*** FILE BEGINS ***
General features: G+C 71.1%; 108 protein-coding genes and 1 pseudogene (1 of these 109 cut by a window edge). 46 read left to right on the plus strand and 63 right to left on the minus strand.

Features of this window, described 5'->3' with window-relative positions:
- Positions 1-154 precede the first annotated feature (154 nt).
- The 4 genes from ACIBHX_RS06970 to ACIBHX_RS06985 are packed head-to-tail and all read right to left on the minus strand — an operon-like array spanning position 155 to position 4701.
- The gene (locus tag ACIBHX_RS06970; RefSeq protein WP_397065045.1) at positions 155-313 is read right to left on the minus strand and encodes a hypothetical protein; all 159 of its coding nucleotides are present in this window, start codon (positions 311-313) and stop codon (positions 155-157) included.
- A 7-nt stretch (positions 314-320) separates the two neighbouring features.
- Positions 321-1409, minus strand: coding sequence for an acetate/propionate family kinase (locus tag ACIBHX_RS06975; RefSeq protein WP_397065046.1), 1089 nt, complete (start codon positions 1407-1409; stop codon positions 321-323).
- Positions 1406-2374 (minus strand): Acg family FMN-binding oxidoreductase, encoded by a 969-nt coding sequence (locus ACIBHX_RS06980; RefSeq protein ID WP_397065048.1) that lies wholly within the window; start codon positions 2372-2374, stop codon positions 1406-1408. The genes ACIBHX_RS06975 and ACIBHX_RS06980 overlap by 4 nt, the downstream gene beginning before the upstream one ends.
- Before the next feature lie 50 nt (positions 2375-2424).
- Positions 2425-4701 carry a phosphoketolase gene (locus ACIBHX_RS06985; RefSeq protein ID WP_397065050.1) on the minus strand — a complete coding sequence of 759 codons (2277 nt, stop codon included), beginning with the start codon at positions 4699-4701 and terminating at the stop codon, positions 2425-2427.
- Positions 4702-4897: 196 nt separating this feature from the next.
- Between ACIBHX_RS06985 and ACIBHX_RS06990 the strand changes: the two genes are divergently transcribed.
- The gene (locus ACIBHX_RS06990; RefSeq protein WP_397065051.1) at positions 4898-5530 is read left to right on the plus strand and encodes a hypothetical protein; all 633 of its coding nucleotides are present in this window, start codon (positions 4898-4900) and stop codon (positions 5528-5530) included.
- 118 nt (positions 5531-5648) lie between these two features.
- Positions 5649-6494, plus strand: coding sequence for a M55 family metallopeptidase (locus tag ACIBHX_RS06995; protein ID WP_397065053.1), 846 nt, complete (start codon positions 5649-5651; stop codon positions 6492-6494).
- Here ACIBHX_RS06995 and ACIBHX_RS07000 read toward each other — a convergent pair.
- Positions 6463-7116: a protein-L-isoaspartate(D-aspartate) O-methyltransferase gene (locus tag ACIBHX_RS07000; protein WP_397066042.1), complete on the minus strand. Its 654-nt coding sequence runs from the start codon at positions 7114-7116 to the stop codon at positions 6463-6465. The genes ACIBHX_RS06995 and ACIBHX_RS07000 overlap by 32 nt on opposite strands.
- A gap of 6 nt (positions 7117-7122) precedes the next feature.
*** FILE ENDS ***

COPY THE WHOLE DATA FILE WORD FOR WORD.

General features: G+C 71.1%; 108 protein-coding genes and 1 pseudogene (1 of these 109 cut by a window edge). 46 read left to right on the plus strand and 63 right to left on the minus strand.

Features of this window, described 5'->3' with window-relative positions:
- Positions 1-154 precede the first annotated feature (154 nt).
- The 4 genes from ACIBHX_RS06970 to ACIBHX_RS06985 are packed head-to-tail and all read right to left on the minus strand — an operon-like array spanning position 155 to position 4701.
- The gene (locus tag ACIBHX_RS06970; RefSeq protein WP_397065045.1) at positions 155-313 is read right to left on the minus strand and encodes a hypothetical protein; all 159 of its coding nucleotides are present in this window, start codon (positions 311-313) and stop codon (positions 155-157) included.
- A 7-nt stretch (positions 314-320) separates the two neighbouring features.
- Positions 321-1409, minus strand: coding sequence for an acetate/propionate family kinase (locus tag ACIBHX_RS06975; RefSeq protein WP_397065046.1), 1089 nt, complete (start codon positions 1407-1409; stop codon positions 321-323).
- Positions 1406-2374 (minus strand): Acg family FMN-binding oxidoreductase, encoded by a 969-nt coding sequence (locus ACIBHX_RS06980; RefSeq protein ID WP_397065048.1) that lies wholly within the window; start codon positions 2372-2374, stop codon positions 1406-1408. The genes ACIBHX_RS06975 and ACIBHX_RS06980 overlap by 4 nt, the downstream gene beginning before the upstream one ends.
- Before the next feature lie 50 nt (positions 2375-2424).
- Positions 2425-4701 carry a phosphoketolase gene (locus ACIBHX_RS06985; RefSeq protein ID WP_397065050.1) on the minus strand — a complete coding sequence of 759 codons (2277 nt, stop codon included), beginning with the start codon at positions 4699-4701 and terminating at the stop codon, positions 2425-2427.
- Positions 4702-4897: 196 nt separating this feature from the next.
- Between ACIBHX_RS06985 and ACIBHX_RS06990 the strand changes: the two genes are divergently transcribed.
- The gene (locus ACIBHX_RS06990; RefSeq protein WP_397065051.1) at positions 4898-5530 is read left to right on the plus strand and encodes a hypothetical protein; all 633 of its coding nucleotides are present in this window, start codon (positions 4898-4900) and stop codon (positions 5528-5530) included.
- 118 nt (positions 5531-5648) lie between these two features.
- Positions 5649-6494, plus strand: coding sequence for a M55 family metallopeptidase (locus tag ACIBHX_RS06995; protein ID WP_397065053.1), 846 nt, complete (start codon positions 5649-5651; stop codon positions 6492-6494).
- Here ACIBHX_RS06995 and ACIBHX_RS07000 read toward each other — a convergent pair.
- Positions 6463-7116: a protein-L-isoaspartate(D-aspartate) O-methyltransferase gene (locus tag ACIBHX_RS07000; protein WP_397066042.1), complete on the minus strand. Its 654-nt coding sequence runs from the start codon at positions 7114-7116 to the stop codon at positions 6463-6465. The genes ACIBHX_RS06995 and ACIBHX_RS07000 overlap by 32 nt on opposite strands.
- A gap of 6 nt (positions 7117-7122) precedes the next feature.